Archives 1898: Library Fire, Ivory Mitre, and Mock Turtle Soup

From The Living Church, January 15, 1898 — 125 years ago

On the morning of New Year’s Day, before daylight, the Bishop of Cairo had the sad misfortune to lose his library by fire. A few of the most valuable books, such as the Sarum Missal and Breviary, the first and second books of Edward VI, &c., &c., were stored in a fire proof vault and escaped injury. A small working library was in the Bishop’s room at the hotel where he resides, and a few books were at the bindery. But with these exceptions, the remarkable collection of 4,000 volumes, carefully gotten together in America and Europe, during forty years, is wiped out.

In the department of Liturgics it stood, it is believed, without a rival in this country, and with few in any land. And as regards the history and characteristics of the ancient Churches of the East, and the Church movements of the past sixty years, it was almost equally remarkable. For years the Bishop has been in constant receipt of letters from each side of the Atlantic, asking for special information which his splendid library enabled him to give, with citation of “chapter and verse” of the best authorities. Now he will have to depend on his memory, for, at his time of life, he feels that he has neither the heart nor the time to get together such a library again. And much that has been lost it would be impossible to replace.

The Bishop was a diligent student in days when he had more leisure than he can have at present; and his books have been his companions and friends in times of sorrow and loneliness. He had looked forward to the time when, with advancing years, he might be able to live amongst them a little more than now, and he had hoped that after his departure, the books he had so carefully gathered might in the library of a public institution be of service to future generations.

The Rt. Rev. Charles Reuben Hale (1837-1900) was bishop coadjutor in the Diocese of Springfield from 1892 until his death, and was styled “Bishop of Cairo” from the Illinois riverport he used as his base for ministry across the diocese’s southern region. One of the Episcopal Church’s most important ecumenists, he served on committees for dialogue with Italian Protestants, Greek and Russian Orthodox, and Old Catholics, and was the author of numerous scholarly works. He died two years after the fire, never having become Bishop of Springfield or written another book.

SIR WALTER BESANT takes an encouraging view of the future of the Anglican Church. Writing in The Queen, he says: “Some good people have been expostulating with me about my forecast of the Church of England. It is very difficult to make people understand facts. Let us put it in another way. The strength of the Church of Rome has always lain chiefly in the Latin races.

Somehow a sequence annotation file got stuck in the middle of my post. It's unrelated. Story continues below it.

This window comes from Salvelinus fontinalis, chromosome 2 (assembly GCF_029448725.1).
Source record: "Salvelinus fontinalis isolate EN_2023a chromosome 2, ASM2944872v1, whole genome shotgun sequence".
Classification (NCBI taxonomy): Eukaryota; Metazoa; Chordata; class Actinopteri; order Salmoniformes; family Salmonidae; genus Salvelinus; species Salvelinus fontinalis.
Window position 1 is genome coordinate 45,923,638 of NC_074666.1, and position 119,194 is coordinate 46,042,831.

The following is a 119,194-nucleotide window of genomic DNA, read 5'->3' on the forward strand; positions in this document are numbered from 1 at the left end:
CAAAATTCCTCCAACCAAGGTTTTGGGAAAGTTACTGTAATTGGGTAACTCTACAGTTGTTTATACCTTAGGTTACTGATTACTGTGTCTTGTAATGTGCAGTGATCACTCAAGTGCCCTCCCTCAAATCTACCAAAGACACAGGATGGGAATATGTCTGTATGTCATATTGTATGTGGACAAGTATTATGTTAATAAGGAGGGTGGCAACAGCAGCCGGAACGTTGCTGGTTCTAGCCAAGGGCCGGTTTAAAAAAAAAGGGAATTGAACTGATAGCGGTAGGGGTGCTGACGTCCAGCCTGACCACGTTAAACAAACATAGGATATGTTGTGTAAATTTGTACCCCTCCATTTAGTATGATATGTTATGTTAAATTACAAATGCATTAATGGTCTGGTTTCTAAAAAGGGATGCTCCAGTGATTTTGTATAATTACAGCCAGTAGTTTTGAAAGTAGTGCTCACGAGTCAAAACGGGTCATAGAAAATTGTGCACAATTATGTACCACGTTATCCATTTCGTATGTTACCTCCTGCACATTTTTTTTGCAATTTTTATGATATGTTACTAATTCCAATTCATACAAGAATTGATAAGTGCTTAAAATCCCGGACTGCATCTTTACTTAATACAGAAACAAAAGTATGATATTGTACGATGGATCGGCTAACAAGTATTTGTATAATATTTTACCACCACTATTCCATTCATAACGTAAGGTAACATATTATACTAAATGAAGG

At the present moment the Latin races of Europe number about 75,000,000, of whom practically all are Catholics. The English speaking races number 120,000,000, out of whom we must take 15,000,000 as Catholics. There are, consequently, more than 100,000, 000 Protestants of all kinds who speak our mother tongue. At the present rate of progress, in fifty years there will be 200,000,000 of English-speaking people, of whom perhaps 30,000,000 will be Catholics. There will be no great increase in the Latin races of Europe. Now, at present, the better educated, the more wealthy, the more desirable people seem for the most part to be becoming Anglicans, and the Primate of the Anglican Church is acknowledged to be the Archbishop of Canterbury. Therefore, looking ahead for a hundred years, I see some reason to believe —from my own point of view, to hope — that in the year 1996 the head of the dominant Christian Church will not be he of Rome, but he of Canterbury.

Sir Walter Besant (1836-1901) was a prolific English novelist and philanthropist. His prediction failed to take into account the rapid spread of both Roman Catholicism and Anglicanism in the Global South, the immigration of millions of Catholic Europeans to English-speaking nations, and the growth of non-Anglican Protestant Churches. There are approximately 1.35 billion Roman Catholics and 110 million Anglicans today, and proportions were roughly equivalent in 1898.